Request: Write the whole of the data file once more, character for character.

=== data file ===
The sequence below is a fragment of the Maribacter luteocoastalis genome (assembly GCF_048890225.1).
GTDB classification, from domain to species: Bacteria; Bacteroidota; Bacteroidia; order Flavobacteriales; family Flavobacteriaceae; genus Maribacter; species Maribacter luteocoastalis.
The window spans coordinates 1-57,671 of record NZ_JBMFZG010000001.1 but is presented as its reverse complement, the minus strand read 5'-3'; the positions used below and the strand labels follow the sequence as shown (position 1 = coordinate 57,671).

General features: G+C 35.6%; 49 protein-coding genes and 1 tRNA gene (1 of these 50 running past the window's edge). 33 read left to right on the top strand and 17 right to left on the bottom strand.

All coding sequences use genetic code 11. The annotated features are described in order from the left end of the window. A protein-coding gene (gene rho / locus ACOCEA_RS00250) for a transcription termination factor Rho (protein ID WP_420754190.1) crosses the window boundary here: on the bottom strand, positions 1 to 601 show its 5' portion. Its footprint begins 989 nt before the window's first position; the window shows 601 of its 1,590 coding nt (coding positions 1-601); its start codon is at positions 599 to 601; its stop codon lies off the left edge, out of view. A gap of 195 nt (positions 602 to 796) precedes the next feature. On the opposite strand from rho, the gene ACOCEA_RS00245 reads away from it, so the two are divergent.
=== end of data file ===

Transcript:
The sequence below is a fragment of the Maribacter luteocoastalis genome (assembly GCF_048890225.1).
GTDB classification, from domain to species: Bacteria; Bacteroidota; Bacteroidia; order Flavobacteriales; family Flavobacteriaceae; genus Maribacter; species Maribacter luteocoastalis.
The window spans coordinates 1-57,671 of record NZ_JBMFZG010000001.1 but is presented as its reverse complement, the minus strand read 5'-3'; the positions used below and the strand labels follow the sequence as shown (position 1 = coordinate 57,671).

General features: G+C 35.6%; 49 protein-coding genes and 1 tRNA gene (1 of these 50 running past the window's edge). 33 read left to right on the top strand and 17 right to left on the bottom strand.

All coding sequences use genetic code 11. The annotated features are described in order from the left end of the window. A protein-coding gene (gene rho / locus ACOCEA_RS00250) for a transcription termination factor Rho (protein ID WP_420754190.1) crosses the window boundary here: on the bottom strand, positions 1 to 601 show its 5' portion. Its footprint begins 989 nt before the window's first position; the window shows 601 of its 1,590 coding nt (coding positions 1-601); its start codon is at positions 599 to 601; its stop codon lies off the left edge, out of view. A gap of 195 nt (positions 602 to 796) precedes the next feature. On the opposite strand from rho, the gene ACOCEA_RS00245 reads away from it, so the two are divergent.